When I was in the military, I was the same way.  I referred to the officers as Sir (there were no women at my command).  However, if I ever made a mistake of addressing an officer appropriately, it was rarely a big deal.  We did have a junior officer for a while that was quite dick-ish.  When he insisted on being addressed as an officer, I insisted on addressing him by his rank, which at the time was Ensign.  Because he was the type of person he was, he took this as a back-handed compliment.  

This has stuck with me since then.  Respect the person, not the title.  

jmdblue

February 27th, 2015 at 4:21 PM ^

doctor-calling criteria... If you can prescibe me hard drugs or, after defense, your betters agree you have advanced your field of study by virtue of a doctoral level dissertation I'll call you doctor ...right up until the moment you tell me not to.  If not, I'll call you doctor if you want, but I'll be smirking inside.

Go Blue

ChemBlue

February 27th, 2015 at 5:24 PM ^

I have a Ph.D. in Chemistry and a post doc in Neurosicience/Pharmacology.  The first year after my Ph.d., I really wanted to be called "Dr.".  Now, I am like "Call me by my first name".  I know my accomplishments and do not need the gratification of others using the term "Dr.".  If my last name were Who, I would have different feelings about this.

ScruffyTheJanitor

February 27th, 2015 at 3:48 PM ^

Now you've stumbled upon a few of my pet peeves: A "doctor" isn't nessecarily a physician. It comes from the latin "Doceo/Docere" (plus the suffix -ter, which signifies an agent noun) and means "teacher." You may have a case against their being called physicians,  but a doctor is simply somone who has accieved a terminal degree from an accredited institution.  Laywer gets a Juris Doctorate.  Most other fields (at least in the US) get a PhD. Optometrists have recived a terminal degree of their very own.

 

Also: I hate when people say that "irregardless" isn't a word. It is a word. It has been published numerous times and it's meaning is understood. Just because a word is malformed or is generally unnacceptable does not make it a non-word.  

 

I have no problem with your aversion to "Attorney". If I remember correctly, to "attorn" means to turn over legal responsibility. Since that is not all Lawyering is, seems a tad misleading. 

 

Also: language, being a living thing, is quickly making a decision: Data is pretty much a mass noun now. I don't like it, but if I were grading a paper I don't think I'd mark off for it. 

jmdblue

February 27th, 2015 at 4:18 PM ^

your definition of who's a doctor.  I just have an idea in mind about who should be called doctor as a matter of course, and moreover, who should expect themselves to be called doctor.  Hence it's a pet peeve that's not necessarily just.

While I also agree irregardless is in Webster's.  I challenge you to find its appropriate use outside of quotation marks and/or outside an ironic use where the irony is the semi-nonword itself.  Language is a living thing and the collective vocabulary grows all the time, but the use of irregardless in a non-ironic sense is wrong on its face when regardless is available.  Also pet peeve language above.  Cheers and Go Blue.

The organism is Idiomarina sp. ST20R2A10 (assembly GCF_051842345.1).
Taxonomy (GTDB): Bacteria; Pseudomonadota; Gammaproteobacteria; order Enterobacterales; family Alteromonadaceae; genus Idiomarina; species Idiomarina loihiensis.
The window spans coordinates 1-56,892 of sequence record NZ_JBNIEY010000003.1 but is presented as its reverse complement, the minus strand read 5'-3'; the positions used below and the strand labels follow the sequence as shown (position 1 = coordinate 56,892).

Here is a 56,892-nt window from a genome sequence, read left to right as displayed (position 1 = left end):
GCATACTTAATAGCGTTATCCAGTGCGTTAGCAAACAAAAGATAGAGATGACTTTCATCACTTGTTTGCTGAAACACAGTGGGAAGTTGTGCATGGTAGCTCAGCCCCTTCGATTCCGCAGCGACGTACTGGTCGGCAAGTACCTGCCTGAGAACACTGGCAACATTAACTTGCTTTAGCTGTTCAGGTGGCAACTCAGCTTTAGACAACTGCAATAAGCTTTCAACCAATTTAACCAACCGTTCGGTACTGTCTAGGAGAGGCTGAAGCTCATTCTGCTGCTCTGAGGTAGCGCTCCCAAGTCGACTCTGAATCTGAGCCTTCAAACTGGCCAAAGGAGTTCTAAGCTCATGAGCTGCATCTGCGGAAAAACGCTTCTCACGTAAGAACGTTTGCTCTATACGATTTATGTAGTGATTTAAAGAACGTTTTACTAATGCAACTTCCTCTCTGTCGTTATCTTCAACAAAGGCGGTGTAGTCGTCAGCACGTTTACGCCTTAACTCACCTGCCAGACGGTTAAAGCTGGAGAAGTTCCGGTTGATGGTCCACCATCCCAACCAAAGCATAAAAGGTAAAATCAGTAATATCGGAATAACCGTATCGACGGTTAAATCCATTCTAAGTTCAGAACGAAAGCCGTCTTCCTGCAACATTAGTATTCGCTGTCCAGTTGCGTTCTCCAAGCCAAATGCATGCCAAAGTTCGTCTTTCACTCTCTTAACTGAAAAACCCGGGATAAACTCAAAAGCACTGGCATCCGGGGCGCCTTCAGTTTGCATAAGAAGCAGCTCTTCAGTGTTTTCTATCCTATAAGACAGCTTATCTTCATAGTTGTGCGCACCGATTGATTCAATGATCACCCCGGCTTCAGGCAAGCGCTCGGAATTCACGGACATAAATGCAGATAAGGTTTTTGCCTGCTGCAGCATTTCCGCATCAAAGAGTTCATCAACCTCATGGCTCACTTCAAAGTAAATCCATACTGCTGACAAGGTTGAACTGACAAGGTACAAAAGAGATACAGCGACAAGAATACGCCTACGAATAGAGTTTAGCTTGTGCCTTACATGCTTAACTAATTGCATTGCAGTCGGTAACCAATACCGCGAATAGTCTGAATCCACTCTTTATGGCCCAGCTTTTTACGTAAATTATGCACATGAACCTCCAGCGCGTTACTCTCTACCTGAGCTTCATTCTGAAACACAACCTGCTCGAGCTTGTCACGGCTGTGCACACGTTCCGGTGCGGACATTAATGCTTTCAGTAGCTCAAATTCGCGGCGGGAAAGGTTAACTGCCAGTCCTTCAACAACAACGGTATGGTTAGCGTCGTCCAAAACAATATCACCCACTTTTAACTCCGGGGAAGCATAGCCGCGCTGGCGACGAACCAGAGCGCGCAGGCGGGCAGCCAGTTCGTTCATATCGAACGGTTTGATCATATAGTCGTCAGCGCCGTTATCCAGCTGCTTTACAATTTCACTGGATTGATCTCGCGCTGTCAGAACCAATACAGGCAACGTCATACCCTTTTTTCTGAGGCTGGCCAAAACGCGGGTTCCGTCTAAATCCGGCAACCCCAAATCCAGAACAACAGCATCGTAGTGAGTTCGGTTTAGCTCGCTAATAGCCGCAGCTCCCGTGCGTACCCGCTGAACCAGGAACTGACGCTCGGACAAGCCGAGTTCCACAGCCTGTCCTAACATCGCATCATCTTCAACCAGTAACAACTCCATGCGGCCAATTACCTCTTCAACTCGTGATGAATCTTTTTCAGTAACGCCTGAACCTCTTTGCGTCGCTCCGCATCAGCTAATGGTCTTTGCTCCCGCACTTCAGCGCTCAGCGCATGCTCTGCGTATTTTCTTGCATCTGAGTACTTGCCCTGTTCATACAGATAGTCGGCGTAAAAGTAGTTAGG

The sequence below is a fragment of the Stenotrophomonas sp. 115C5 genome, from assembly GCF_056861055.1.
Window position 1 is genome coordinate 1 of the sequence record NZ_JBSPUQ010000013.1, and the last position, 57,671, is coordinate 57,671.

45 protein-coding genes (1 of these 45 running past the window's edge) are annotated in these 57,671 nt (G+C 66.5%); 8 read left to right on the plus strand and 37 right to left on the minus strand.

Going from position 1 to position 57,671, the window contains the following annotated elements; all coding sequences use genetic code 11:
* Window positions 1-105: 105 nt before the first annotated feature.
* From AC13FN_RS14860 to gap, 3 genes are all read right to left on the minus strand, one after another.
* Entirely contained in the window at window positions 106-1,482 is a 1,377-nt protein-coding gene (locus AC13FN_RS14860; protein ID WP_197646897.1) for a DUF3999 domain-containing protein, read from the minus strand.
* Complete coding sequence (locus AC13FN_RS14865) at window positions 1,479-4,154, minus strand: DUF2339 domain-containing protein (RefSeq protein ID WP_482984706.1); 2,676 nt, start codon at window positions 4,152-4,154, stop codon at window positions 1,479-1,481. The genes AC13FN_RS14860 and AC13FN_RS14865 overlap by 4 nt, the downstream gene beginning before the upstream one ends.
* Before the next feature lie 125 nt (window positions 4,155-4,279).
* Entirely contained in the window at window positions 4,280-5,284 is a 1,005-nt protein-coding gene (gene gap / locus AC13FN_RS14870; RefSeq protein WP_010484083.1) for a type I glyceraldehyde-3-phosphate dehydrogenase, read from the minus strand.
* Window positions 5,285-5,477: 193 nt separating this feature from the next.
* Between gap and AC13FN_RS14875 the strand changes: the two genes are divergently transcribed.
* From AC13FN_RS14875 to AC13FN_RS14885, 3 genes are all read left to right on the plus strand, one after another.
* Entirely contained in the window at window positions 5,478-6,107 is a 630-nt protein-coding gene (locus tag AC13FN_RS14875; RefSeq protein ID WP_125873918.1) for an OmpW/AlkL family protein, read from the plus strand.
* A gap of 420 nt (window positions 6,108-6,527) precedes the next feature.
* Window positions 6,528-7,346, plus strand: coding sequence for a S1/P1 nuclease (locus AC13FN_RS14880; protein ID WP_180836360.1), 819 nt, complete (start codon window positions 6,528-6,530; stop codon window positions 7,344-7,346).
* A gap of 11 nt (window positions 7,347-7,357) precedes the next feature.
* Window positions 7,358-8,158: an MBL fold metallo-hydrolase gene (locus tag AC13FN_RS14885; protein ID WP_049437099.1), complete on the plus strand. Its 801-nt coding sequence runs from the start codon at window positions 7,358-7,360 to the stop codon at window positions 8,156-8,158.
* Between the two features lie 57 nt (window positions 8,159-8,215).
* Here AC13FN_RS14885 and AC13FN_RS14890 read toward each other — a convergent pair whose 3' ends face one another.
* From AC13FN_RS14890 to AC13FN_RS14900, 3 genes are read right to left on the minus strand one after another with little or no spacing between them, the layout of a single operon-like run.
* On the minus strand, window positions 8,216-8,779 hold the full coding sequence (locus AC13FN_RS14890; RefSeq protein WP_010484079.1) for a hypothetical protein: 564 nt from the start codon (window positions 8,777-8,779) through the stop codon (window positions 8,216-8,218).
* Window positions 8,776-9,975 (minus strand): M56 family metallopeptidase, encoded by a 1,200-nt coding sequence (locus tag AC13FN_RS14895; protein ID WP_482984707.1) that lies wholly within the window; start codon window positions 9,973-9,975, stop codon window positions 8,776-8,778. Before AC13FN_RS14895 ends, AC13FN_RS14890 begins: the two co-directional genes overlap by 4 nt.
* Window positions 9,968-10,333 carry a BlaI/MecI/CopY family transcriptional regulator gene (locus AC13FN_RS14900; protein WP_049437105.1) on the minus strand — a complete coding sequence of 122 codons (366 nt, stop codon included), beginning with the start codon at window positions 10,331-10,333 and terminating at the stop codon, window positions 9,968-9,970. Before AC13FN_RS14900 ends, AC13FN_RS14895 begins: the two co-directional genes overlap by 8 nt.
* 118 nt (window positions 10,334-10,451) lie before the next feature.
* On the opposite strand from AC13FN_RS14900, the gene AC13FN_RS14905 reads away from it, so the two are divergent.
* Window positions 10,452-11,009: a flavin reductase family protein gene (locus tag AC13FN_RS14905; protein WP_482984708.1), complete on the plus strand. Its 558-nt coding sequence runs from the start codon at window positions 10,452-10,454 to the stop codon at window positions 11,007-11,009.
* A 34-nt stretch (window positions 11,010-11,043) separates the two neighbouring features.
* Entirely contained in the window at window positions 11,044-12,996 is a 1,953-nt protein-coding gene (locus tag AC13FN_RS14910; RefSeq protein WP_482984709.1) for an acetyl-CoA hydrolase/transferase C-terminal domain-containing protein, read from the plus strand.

Muttley

February 27th, 2015 at 4:08 PM ^

but it is a restaurant

           http://www.irregardless.com/

And I take it that "strictly in jest" also applies to your use of 'alright', which is such a common mistake that it is gaining acceptance as proper usage.

           http://www.writersdigest.com/online-editor/alright-vs-all-right

For example, Microsoft Word doesn't underline 'alright' in red to indicate that it is a misspelling.

StephenRKass

February 27th, 2015 at 5:31 PM ^

Here's a corollary to the title thing. And I have a title. I am a pastor. I have been called many things. I am fine with Pastor Kass, Pastor Steve, and in most cases, just Steve. My pet peeve is kids. Specifically, I am not fond of teens and younger calling me by my first name. It just seems . . . too familiar. I realize this is partly my own hangup:  I want my own children to respond to others with respect, and calling a teacher or doctor or pastor by their first name will never seem right to me.

Another honorific thing:  my grandparents (most of them) came from Germany. I asked my grandmother once if I should use "Du" oder "Sie." The answer was a definitive "Sie."

Having studied in Korea for a while a long time ago, I gather that there definitely were expectations on how youth addressed adults. Don't know if that has changed or not.

jmdblue

February 27th, 2015 at 6:13 PM ^

I'm 47 and I still call my parents' (both gone) friends Mr. or Mrs. or Ms. unless they absolutely insist on first names.  I would prefer Mr. ___ but was pretty well outvoted by my contemporaries so I'm Mr. Jim or Jim.  Oh well.  The kids are getting older and the familiarity doesn't seem to have hurt anything.

clarkiefromcanada

February 27th, 2015 at 7:42 PM ^

The moment you say "no disrespect to those other professions" you completely disrespect all those other professions while wholly ignoring their capacity and the complete f'n grind it is to complete a doctorate.

Nonetheless, I'll still be pleased to be "Dr. clarkiefromcanada" (scientist type doctor and faculty member)

I won't be taking care of a whole person any time soon but presumably my scientific contributions might just add up to "doctor".

/smh

clarkiefromcanada

February 27th, 2015 at 7:47 PM ^

Now I notic @jmdblue has revised on his doctor legitness criteria.

Serves me and my righteous indignation right for posting before reading 50 comments on doc legitimacy. 

I stand by the "complete f'n grind" bit and wholly respect anyone who has the capacity to complete their doctoral degree in anything.